This is a key issue when it comes to delivering fuel to space launchers at their launch pads, or operating the superconducting magnets and cavities of particle accelerators, or mastering nuclear fusion. It sparked years of intensive research that resulted in the development by Air Liquide of cryogenic distribution lines, super-insulated and under vacuum, offering high energy performance.
Air Liquide supplied the cryogenic lines for these two key projects:
The LHC at CERN: discovering the origin of matter
The objective of the LHC particle accelerator at CERN is to reproduce the conditions that followed the original big bang. Giant collisions between protons are thus created using intense magnetic fields generated by superconducting magnets. Air Liquide achieved a world first by designing a cryogenic line that distributes the 100 tons of superfluid helium at 1.9 Kelvin required to operate the 17,000 LHC magnets. On the same route as the accelerator, the line consists of a 27 km ring divided into eight sectors, each of them connected to an 18 kW refrigerator and a cold compression system via distribution boxes, also developed by Air Liquide.
27 km of multi-tube cryogenic lines buried 100 m underground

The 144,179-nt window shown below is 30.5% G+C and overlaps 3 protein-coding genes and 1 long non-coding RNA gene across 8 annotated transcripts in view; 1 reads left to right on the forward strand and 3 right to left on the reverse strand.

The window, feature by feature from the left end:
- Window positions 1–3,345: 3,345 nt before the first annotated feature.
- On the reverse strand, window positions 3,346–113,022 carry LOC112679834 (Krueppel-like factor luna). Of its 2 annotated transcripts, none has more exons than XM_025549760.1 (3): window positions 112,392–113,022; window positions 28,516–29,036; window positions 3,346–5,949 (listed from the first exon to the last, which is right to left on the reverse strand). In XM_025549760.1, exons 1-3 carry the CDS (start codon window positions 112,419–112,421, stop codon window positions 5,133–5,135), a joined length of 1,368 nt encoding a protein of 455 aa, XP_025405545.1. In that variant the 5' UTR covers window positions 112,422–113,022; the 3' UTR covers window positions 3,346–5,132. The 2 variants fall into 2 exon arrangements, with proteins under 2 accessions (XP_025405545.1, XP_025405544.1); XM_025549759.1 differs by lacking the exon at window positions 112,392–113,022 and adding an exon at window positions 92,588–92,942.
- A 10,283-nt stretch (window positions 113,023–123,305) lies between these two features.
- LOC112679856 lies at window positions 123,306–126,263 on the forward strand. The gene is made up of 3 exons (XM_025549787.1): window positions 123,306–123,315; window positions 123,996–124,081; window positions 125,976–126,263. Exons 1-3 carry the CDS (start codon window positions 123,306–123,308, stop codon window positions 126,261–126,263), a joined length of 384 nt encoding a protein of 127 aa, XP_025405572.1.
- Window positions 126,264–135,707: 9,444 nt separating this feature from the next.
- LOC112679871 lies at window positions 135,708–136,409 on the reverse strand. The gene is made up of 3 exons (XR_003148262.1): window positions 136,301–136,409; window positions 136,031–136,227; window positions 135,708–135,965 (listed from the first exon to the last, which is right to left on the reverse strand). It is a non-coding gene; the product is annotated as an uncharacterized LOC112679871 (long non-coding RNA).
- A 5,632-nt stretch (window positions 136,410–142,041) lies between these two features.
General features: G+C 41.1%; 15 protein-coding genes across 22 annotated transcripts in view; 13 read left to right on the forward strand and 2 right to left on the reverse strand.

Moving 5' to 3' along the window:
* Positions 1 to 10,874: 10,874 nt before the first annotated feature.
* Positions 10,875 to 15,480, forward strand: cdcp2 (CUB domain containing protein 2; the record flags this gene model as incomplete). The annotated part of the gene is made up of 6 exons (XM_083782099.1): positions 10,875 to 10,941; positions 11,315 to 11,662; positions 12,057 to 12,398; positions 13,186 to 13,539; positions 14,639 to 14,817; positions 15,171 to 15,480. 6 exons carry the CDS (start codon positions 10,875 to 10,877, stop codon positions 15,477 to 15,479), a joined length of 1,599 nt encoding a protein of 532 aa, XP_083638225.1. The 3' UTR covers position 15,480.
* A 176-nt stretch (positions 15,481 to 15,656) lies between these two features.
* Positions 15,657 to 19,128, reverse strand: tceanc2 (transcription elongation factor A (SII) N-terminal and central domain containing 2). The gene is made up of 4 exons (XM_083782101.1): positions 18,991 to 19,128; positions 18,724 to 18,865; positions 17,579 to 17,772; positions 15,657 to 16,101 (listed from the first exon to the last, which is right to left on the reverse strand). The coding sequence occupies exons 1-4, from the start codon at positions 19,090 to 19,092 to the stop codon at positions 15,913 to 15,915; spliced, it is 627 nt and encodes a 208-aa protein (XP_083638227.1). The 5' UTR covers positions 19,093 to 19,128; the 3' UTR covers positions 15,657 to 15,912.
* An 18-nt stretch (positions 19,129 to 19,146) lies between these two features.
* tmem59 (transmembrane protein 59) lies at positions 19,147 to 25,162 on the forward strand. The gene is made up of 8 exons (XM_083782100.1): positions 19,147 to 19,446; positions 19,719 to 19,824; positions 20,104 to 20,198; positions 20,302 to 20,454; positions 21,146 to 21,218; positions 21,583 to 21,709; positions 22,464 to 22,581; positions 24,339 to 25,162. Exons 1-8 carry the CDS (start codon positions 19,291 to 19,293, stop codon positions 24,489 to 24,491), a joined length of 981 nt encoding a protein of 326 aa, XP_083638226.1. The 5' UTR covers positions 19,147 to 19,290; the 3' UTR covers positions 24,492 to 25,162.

Magnetic fields 100 000 more intense than the earth’s magnetic field
Thermal inputs of less than 0.07 W per meter
The ITER experimental reactor: mastering thermo-nuclear fusion
Controlled fusion is one of the most promising lines of carbon-free energy production. The ITER project aims to control this safe and inexhaustible energy. Electromagnets control the confinement of the fusion plasma in the reactor. As in the case of the LHC, the cryogenic lines carry cold to the magnets. They circulate the cold liquid helium from the cryogenic production plant to the reactor and then return heated helium to the factory. The ITER lines are 10 times shorter than those of the LHC but are more technically sophisticated: there are 19 types of vacuum cryogenic lines at different supply temperatures under pressures of up to 20 bars.
1.6 km of cryogenic lines
4.5 to 80 K: the temperatures of cryogenic fluids distributed
19 different cryogenic lines
1986 – Commissioning of 650 m of hydrogen transfer line in Kourou for the Ariane launcher
1988 – Start-up of the distribution lines of the tokamak Tore Supra in Cadarache
1992 – Commissioning of the ELA3 launch pad in Kourou
1995 – Preliminary study on the LHC QRL line
2001 – 100 m prototype of the QRL line
2002 – LHC contract won in Geneva
2008 – Start-up of the cryogenic plant and the helium distribution of the South Korean pilot civil nuclear fusion reactor, KSTAR
2014 – Acceptance of the LHC cryogenic lines at the CERN